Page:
Towns including Millburn and Cranford, located “downstream” of the flood-prone Rahway River — are seeking help from their upstream neighbors in Maplewood and South Orange to ensure flood control measures are enacted this year.
Last month, the U.S. Army Corps of Engineers scrapped a controversial plan to build a dam in the South Mountain Reservation after the New Jersey Department of Environmental Protection (DEP) recommended against it. The decision came after public pressure from a wide-ranging coalition of elected officials, community leaders, environmentalists and residents opposed to the dam.
In a letter to the Army Corps, the DEP advised against the plan for the 75-foot high, 810-foot wide dam across the Rahway River in the southern section of the reservation, and instead gave the nod to two other options for flood mitigation.
Now, downstream towns including Millburn and Cranford — those most hard hit by flooding of the Rahway in the past — have launched a citizen petition drive to urge the Army Corps to fully fund a study and plan in 2014 to implement flood control improvements in the Rahway River Watershed, according to Dan Aschenbach, former Cranford Mayor and coordinator of the Mayors Council.
The online petition can be accessed at Petition Supporting the Army Corp of Engineers Study on the Rahway River Basin Flooding Reduction. Nearly 1,000 people have signed so far.
Here is the petition:
Earlier this past year citizens in Maplewood and South Orange objected to the development of a South Mountain detention basin at Campbell’s Mill Pond. The benefit cost ratio evaluation by the US Army Corps of Engineers determined that another alternative had a better economic benefit and the Mayors Council Rahway River Watershed Flood Control urged the US Army Corps focus its attention on what is referred to as Alternative 4.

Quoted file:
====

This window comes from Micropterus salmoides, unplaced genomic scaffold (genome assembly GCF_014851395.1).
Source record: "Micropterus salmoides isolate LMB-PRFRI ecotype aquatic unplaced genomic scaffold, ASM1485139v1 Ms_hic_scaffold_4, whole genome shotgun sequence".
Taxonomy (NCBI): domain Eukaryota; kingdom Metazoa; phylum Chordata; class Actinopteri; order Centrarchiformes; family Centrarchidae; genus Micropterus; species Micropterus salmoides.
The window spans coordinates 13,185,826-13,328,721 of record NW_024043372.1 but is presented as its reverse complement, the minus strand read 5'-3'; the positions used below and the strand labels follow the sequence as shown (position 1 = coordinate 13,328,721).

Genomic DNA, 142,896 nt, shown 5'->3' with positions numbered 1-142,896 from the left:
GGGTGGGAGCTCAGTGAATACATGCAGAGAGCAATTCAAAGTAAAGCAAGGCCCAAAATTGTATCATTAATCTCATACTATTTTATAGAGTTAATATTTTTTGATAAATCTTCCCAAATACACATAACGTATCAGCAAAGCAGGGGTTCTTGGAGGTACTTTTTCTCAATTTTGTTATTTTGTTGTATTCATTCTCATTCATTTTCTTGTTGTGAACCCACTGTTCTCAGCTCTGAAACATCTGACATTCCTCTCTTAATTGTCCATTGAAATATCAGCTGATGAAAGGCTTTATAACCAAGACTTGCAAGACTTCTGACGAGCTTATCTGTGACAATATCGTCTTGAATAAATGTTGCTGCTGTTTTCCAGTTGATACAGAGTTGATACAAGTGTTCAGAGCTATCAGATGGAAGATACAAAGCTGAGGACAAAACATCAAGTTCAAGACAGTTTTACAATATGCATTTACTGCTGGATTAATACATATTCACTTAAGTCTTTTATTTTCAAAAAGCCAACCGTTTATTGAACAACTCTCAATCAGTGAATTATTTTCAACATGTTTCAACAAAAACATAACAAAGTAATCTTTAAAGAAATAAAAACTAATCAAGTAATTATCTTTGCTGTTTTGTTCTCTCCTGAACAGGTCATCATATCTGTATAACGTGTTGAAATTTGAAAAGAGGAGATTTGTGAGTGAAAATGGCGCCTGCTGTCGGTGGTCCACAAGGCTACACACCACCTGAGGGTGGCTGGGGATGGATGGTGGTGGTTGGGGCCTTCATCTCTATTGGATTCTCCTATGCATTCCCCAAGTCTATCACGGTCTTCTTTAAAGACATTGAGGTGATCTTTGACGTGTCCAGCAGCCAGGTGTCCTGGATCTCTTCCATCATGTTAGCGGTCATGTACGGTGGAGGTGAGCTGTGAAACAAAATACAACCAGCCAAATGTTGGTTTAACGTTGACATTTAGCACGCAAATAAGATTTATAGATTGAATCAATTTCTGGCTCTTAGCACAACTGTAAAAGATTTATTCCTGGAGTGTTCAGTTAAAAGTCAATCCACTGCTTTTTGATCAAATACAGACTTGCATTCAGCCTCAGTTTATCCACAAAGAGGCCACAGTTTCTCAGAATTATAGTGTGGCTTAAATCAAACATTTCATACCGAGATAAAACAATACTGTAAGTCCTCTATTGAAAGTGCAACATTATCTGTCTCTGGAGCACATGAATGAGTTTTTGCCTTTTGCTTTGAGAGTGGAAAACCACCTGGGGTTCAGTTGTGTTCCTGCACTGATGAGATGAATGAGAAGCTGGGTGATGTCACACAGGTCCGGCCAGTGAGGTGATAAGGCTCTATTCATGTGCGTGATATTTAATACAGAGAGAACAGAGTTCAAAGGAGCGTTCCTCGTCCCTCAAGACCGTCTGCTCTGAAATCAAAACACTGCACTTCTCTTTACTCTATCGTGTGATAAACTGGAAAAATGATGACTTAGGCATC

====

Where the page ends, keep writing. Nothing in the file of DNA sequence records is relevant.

This alternative would modify the outlet structure at the South Mountain Orange reservoir to permit lowering the capacity of the reservoir prior to a peak storm so it had more capacity. That coupled with downstream channel improvements would lower water elevations by 2.6 feet in Millburn and 3.5 feet in Cranford. The improved capacity of the reservoir would also protect Essex County recreational facilities nearby.
The petition seeks to urge the US Congress and US Army Corps to finish the study and proceed to implementation.
[Aschenbach] said that the Alternative 4 is the most cost effective and less controversial plan. The best chance to put the proposed dam behind all is for citizens who were passionate about protecting the reservation to be passionate about protecting homes and businesses downstream. Without citizens who spoke out so forcefully against the dam this effort loses the full certainty however needed to get to the next step.
In August petition organizers will be visiting door to door in the areas of the towns that got inundated during Irene. Also, representatives will be at the Millburn and Maplewood post offices to obtain signatures.
September 10 Mayors and representatives of the 11 communities will present the petition to the US Congress and US Army Corps of Engineers in Washington DC.
Fred Profeta of Save our Reservation said his organization supports the petition and funding effort, and has posted it on their Facebook page.
“I fully support this petition and will help gather signatures before the Washington trip on September 10th,” said Maplewood Mayor Vic DeLuca in an email. “I was a strong advocate against the dam and feel a responsibility to support our downstream neighbors.”